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Current time:0:00Total duration:9:25

Robert Schumann: Symphony No. 3, "Rhenish". Analysis by Gerard Schwarz (part 1)

Video transcript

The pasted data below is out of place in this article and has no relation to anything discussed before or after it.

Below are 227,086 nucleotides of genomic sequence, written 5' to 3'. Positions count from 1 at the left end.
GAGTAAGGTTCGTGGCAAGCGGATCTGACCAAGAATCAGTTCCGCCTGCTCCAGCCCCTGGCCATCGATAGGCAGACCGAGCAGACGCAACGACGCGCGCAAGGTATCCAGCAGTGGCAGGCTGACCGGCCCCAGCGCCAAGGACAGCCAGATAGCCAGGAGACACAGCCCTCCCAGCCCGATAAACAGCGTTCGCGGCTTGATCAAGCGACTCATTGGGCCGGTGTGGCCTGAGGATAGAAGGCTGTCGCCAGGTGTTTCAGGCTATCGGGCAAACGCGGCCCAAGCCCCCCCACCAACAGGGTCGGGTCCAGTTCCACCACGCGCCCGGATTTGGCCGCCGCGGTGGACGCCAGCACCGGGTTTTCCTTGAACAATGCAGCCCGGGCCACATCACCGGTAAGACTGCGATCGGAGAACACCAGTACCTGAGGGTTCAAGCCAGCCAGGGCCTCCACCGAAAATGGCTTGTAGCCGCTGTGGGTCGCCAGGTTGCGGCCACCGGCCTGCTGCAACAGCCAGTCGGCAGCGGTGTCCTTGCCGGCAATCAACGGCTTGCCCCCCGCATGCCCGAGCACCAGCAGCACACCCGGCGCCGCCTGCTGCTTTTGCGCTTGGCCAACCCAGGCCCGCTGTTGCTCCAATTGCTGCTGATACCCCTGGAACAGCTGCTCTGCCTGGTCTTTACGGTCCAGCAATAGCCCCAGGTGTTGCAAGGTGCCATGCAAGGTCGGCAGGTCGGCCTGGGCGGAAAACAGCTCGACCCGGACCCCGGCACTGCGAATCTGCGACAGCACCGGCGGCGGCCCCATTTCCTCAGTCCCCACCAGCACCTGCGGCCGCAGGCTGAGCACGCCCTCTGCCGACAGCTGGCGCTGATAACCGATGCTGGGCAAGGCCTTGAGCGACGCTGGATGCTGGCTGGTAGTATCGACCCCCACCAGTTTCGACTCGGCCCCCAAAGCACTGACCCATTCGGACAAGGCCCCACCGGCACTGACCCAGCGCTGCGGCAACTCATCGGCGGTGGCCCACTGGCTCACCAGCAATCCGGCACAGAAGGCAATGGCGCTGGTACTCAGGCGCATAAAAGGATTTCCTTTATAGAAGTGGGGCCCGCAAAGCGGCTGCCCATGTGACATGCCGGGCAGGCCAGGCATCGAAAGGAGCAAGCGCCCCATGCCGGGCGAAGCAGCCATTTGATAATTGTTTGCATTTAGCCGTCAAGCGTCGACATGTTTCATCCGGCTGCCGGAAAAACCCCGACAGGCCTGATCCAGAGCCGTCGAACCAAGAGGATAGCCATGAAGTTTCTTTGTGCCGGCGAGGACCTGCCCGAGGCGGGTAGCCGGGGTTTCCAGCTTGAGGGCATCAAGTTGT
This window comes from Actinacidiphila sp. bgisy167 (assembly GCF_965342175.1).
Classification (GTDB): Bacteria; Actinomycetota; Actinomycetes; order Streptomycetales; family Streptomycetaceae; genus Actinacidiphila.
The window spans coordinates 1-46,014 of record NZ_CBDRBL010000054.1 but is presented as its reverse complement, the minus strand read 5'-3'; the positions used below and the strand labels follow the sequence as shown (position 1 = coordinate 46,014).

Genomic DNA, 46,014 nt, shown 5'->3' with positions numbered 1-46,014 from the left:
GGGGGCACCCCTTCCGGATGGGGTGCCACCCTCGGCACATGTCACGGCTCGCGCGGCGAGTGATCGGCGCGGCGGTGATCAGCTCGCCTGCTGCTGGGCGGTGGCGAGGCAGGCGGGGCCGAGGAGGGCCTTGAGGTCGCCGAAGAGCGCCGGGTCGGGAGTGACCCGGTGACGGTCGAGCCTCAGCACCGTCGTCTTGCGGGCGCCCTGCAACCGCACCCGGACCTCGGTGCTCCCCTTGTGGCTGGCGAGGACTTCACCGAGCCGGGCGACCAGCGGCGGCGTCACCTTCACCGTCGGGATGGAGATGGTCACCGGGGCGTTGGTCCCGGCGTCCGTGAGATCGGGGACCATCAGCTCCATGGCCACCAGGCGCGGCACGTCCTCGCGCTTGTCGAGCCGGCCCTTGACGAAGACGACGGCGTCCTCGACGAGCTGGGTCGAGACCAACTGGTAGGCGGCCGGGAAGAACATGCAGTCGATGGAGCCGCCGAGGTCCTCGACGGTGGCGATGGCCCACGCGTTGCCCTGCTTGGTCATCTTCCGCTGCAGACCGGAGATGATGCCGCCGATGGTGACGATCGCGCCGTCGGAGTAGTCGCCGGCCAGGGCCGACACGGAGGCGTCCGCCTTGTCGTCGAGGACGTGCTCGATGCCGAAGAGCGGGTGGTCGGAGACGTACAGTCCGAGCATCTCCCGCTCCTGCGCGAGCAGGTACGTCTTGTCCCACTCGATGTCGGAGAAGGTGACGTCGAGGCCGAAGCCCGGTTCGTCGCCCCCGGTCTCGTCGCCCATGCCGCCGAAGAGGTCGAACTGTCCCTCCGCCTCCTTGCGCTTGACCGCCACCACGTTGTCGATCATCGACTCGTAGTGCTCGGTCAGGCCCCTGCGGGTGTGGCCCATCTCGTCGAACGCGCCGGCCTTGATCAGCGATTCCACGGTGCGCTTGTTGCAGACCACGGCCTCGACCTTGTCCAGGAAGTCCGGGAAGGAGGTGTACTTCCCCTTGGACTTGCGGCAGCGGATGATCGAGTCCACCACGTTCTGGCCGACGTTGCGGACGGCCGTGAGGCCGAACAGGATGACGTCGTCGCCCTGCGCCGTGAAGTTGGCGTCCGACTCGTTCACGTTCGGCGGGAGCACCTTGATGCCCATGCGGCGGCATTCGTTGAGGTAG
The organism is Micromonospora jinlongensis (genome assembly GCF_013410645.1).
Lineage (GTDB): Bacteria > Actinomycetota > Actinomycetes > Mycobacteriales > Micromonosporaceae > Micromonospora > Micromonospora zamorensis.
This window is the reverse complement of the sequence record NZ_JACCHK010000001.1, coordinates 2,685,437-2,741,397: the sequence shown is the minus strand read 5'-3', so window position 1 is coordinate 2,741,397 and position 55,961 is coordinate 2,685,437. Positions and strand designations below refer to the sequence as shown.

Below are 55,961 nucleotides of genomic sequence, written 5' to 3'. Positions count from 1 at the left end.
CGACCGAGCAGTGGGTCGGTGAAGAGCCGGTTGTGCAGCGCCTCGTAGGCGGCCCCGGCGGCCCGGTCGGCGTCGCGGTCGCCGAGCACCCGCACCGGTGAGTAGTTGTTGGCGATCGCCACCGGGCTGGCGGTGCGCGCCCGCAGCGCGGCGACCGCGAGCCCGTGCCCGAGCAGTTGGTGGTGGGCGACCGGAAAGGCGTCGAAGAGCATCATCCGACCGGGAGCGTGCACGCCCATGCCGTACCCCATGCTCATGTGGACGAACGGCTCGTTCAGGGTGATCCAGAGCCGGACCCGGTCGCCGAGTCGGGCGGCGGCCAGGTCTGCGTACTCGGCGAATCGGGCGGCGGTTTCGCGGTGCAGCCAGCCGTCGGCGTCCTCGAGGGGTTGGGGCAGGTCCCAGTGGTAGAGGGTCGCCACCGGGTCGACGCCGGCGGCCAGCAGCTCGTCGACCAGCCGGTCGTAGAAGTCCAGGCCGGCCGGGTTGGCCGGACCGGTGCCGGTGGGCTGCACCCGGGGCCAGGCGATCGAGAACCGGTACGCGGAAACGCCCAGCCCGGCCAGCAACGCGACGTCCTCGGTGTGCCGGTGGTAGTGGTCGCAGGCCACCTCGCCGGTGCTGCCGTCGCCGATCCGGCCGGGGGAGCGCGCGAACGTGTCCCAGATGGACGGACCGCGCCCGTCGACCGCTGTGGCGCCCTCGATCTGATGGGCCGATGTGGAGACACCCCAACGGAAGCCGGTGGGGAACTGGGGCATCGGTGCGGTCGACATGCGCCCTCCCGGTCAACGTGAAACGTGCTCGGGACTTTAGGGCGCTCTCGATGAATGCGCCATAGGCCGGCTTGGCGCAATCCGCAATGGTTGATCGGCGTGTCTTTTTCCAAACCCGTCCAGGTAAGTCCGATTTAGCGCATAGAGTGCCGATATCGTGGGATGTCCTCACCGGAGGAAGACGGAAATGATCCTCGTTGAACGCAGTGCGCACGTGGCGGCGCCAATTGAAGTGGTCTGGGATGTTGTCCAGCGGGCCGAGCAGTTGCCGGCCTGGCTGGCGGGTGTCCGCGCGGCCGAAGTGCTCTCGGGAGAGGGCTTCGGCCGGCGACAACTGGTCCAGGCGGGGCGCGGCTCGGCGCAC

robert schumann's life wasn't easy from an early age he had this depression and he had occasional voices and there were moments throughout his life from from his 20s on that he felt this way and he often thought of committing suicide it shows in his music too especially the later music some of it's very inconsistent Schumann was looking towards becoming music director for an orchestra he received the invitation to be the music director in Dusseldorf he had already composed two symphonies he had done the first version of what became the fourth symphony and now he's working on the third symphony the order of symphonies is always interested in for example Beethoven's v piano concertos the first one was written second and the second was written first but they were published in the opposite way same thing with Schumann symphonies his fourth symphony was written first then the third but then he revised the fourth so the fourth was published after the third and so on Juma's third symphony is called the Rhenish or the Rhine symphony the Rhine was important in Schumann's life on many levels in fact he tried to kill himself by throwing himself into the Rhine the Rhenish symphony was written during his time in Dusseldorf and inspired by a trip to the Cologne Cathedral at that time it wasn't finished but it was magnificent and that had a tremendous impact on them and this symphony of course was to a large extent inspired by a trip that Clara and Robert made in 1850 on the Rhine the first movement has one of those long extended gorgeous Schumann melodies it is so beautiful the opposite of the Beethoven fifth motive it goes on it has a great deal of rhythmic ambiguity which means even though it may be written in three sometimes it sounds like it's played in groups of twos and this ambiguity of rhythm made it actually more interesting and eventually of course it would always fit into place Mozart did this Beethoven did this they all of it but shumai did it in a remarkable way and this melody just soars so beautifully and it's repeated towards the end of the melody he has this a little coda which becomes important as we go later on into the movement after that he repeats the same material again and this time he has the horns soaring in the middle of the orchestra the second theme is wistful and light and soft its first stated by the woodwinds and then the strings then the woodwinds join them again it goes back to the initial first theme this is a typical Sonata Allegro form we've talked about it before the exposition the first theme the contrasting second theme and then sometimes that whole section is repeated in Schumann's case it isn't and then he moves to the development section and sometimes people call it a fantasy because the composer's are using their imagination and what Schumann does is he uses all the themes in constantly evolving wave as glorious as the beginning is and as heroic as it sounds during this development section it is at times very dark and somewhat uncertain then of course he inserts the initial material and at one point he has this great section for the horns where the orchestra makes a crescendo and then it disappears and the strings are playing fast tremolo pianissimo and the horns playing fortissimo play this melody while everybody's in the background then the trumpet joins in and the horn joins in and that boom we're into the recapitulation not too similar from Beethoven even though this is a very quick sada Allegro form the coda is quite extended and Schumann does a tremendous amount of contrast especially dynamically with a theme being played fourth day and then a quick response piano and it ends in a very heroic nature again with the horns and trumpets leading the orchestra you